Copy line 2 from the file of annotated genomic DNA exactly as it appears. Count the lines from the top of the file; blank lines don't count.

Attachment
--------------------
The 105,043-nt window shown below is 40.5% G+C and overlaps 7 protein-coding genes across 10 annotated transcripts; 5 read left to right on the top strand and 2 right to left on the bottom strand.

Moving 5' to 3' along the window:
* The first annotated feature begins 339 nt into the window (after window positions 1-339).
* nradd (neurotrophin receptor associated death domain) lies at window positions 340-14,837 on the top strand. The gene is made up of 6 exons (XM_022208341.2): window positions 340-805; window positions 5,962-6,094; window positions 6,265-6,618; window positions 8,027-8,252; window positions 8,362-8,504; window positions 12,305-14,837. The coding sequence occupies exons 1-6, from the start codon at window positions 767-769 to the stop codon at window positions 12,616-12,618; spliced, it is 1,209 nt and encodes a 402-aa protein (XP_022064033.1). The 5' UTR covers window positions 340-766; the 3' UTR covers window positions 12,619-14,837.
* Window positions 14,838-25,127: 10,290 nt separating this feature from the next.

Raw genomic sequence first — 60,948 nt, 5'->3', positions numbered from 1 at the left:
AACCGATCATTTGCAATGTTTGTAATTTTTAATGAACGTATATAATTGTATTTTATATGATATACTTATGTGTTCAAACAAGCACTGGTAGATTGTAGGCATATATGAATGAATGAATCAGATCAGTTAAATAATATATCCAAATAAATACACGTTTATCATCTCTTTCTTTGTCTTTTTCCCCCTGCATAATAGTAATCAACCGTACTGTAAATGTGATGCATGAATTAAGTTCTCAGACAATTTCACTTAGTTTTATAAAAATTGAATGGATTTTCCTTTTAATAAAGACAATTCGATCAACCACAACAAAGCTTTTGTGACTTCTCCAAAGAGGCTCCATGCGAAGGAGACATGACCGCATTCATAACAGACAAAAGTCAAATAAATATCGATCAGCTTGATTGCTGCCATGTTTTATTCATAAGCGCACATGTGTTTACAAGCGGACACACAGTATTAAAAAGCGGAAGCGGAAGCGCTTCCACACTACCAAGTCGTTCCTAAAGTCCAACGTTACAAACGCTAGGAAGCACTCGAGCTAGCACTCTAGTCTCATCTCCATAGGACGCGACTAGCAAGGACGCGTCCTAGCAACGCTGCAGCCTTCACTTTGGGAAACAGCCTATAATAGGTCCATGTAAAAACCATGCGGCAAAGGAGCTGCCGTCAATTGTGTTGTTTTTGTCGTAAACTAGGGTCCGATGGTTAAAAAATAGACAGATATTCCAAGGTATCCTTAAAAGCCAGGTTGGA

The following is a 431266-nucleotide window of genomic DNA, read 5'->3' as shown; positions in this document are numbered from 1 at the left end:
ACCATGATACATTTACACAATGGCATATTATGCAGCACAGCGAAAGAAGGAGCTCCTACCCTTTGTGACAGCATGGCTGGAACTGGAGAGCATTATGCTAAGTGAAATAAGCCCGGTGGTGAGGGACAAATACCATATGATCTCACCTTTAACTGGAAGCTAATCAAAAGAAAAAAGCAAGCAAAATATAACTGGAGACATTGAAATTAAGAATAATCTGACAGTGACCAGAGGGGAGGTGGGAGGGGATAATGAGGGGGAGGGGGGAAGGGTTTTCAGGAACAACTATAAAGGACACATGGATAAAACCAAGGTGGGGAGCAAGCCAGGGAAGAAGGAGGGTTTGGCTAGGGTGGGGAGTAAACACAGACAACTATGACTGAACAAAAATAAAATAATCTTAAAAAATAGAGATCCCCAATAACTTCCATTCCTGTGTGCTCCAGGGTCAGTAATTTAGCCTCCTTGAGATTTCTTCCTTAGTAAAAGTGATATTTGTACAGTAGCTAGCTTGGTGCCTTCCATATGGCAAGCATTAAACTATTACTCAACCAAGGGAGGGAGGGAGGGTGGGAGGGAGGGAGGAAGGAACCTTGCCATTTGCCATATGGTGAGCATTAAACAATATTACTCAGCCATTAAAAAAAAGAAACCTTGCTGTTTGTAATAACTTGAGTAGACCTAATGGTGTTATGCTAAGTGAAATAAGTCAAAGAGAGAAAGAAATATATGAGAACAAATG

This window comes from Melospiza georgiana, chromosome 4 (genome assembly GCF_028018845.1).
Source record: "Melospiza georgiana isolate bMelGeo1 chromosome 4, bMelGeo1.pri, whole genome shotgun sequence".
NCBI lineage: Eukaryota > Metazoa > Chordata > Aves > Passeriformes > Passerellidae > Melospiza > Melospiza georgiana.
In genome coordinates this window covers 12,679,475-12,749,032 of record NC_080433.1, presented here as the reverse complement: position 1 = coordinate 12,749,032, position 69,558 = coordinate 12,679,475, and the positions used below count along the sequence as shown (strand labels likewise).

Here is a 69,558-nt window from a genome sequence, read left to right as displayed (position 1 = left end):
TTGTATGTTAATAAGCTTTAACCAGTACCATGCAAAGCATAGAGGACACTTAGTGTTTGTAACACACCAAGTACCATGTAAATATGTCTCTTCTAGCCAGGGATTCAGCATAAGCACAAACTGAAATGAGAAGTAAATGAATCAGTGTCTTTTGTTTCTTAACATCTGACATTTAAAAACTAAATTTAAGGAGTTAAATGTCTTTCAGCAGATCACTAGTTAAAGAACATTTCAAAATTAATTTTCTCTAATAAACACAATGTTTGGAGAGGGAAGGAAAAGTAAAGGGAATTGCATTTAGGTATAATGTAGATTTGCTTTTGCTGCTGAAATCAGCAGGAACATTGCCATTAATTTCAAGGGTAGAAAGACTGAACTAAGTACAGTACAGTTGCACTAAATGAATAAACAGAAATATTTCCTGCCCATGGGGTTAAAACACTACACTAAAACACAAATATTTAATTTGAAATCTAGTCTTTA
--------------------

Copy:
Moving 5' to 3' along the window: